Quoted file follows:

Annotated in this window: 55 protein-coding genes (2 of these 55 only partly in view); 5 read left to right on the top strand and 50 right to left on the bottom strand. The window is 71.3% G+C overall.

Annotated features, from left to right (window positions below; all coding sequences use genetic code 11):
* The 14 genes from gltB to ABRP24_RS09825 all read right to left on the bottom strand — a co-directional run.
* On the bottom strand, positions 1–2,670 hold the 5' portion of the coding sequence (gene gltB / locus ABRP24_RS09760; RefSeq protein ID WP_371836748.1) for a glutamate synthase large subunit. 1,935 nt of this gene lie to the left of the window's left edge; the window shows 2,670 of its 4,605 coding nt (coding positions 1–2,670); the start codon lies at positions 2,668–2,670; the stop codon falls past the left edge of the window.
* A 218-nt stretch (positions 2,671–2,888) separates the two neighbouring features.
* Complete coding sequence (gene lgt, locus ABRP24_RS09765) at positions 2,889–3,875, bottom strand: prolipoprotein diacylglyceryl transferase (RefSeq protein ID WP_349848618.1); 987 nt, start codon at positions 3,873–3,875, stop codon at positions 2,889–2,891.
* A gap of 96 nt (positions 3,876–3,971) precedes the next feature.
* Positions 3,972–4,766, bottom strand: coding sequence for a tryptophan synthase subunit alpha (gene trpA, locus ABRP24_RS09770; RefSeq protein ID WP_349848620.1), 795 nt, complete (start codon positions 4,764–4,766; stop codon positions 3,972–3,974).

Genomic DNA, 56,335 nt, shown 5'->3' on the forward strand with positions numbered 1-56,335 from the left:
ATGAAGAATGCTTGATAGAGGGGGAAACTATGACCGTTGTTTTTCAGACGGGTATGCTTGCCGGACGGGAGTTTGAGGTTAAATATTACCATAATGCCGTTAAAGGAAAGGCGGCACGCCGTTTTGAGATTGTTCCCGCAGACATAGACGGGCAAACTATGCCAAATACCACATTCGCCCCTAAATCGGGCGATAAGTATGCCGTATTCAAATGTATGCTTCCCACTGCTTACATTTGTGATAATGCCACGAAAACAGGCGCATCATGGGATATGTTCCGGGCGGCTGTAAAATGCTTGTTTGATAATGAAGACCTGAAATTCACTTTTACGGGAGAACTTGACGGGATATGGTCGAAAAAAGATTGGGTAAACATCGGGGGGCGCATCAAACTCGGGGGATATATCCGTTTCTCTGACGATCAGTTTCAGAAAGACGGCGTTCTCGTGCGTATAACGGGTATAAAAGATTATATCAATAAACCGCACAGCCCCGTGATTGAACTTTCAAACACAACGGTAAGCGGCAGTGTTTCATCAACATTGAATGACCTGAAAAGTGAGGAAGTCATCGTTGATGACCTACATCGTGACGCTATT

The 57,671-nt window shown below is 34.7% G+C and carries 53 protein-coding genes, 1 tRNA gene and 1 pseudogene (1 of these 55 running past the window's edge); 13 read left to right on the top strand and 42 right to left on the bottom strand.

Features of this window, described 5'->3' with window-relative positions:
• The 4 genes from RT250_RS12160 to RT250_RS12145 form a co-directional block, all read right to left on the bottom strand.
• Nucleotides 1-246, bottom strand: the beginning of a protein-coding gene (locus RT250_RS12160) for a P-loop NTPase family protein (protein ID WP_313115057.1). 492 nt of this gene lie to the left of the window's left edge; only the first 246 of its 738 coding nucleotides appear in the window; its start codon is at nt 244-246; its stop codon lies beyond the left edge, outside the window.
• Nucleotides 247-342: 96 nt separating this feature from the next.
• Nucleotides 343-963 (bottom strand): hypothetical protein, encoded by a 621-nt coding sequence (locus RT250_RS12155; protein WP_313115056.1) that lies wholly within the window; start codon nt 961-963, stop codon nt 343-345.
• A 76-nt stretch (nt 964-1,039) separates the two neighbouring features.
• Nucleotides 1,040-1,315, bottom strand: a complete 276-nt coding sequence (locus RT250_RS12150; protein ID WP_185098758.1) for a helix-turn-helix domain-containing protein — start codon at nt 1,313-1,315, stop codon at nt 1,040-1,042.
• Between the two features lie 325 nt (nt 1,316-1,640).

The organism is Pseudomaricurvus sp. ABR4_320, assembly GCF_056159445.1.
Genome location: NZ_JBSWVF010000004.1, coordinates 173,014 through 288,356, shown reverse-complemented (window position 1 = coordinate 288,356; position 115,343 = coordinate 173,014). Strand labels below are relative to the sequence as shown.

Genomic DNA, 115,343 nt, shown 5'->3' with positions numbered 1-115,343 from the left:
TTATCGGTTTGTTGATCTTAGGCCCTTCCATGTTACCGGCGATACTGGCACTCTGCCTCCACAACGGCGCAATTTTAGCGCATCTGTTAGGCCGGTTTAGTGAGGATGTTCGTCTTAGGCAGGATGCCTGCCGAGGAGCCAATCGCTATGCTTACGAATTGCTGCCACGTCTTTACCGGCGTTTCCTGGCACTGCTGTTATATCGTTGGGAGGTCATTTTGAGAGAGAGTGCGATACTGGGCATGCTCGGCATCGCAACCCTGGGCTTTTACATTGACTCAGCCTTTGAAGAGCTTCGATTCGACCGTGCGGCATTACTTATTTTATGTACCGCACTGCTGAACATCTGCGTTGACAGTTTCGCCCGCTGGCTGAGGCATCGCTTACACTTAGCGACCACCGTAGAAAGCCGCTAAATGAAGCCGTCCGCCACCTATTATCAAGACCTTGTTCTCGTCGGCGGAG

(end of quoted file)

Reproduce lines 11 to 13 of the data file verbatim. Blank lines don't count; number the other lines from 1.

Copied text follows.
The 57,671-nt window shown below is 34.7% G+C and carries 53 protein-coding genes, 1 tRNA gene and 1 pseudogene (1 of these 55 running past the window's edge); 13 read left to right on the top strand and 42 right to left on the bottom strand.

Features of this window, described 5'->3' with window-relative positions:
• The 4 genes from RT250_RS12160 to RT250_RS12145 form a co-directional block, all read right to left on the bottom strand.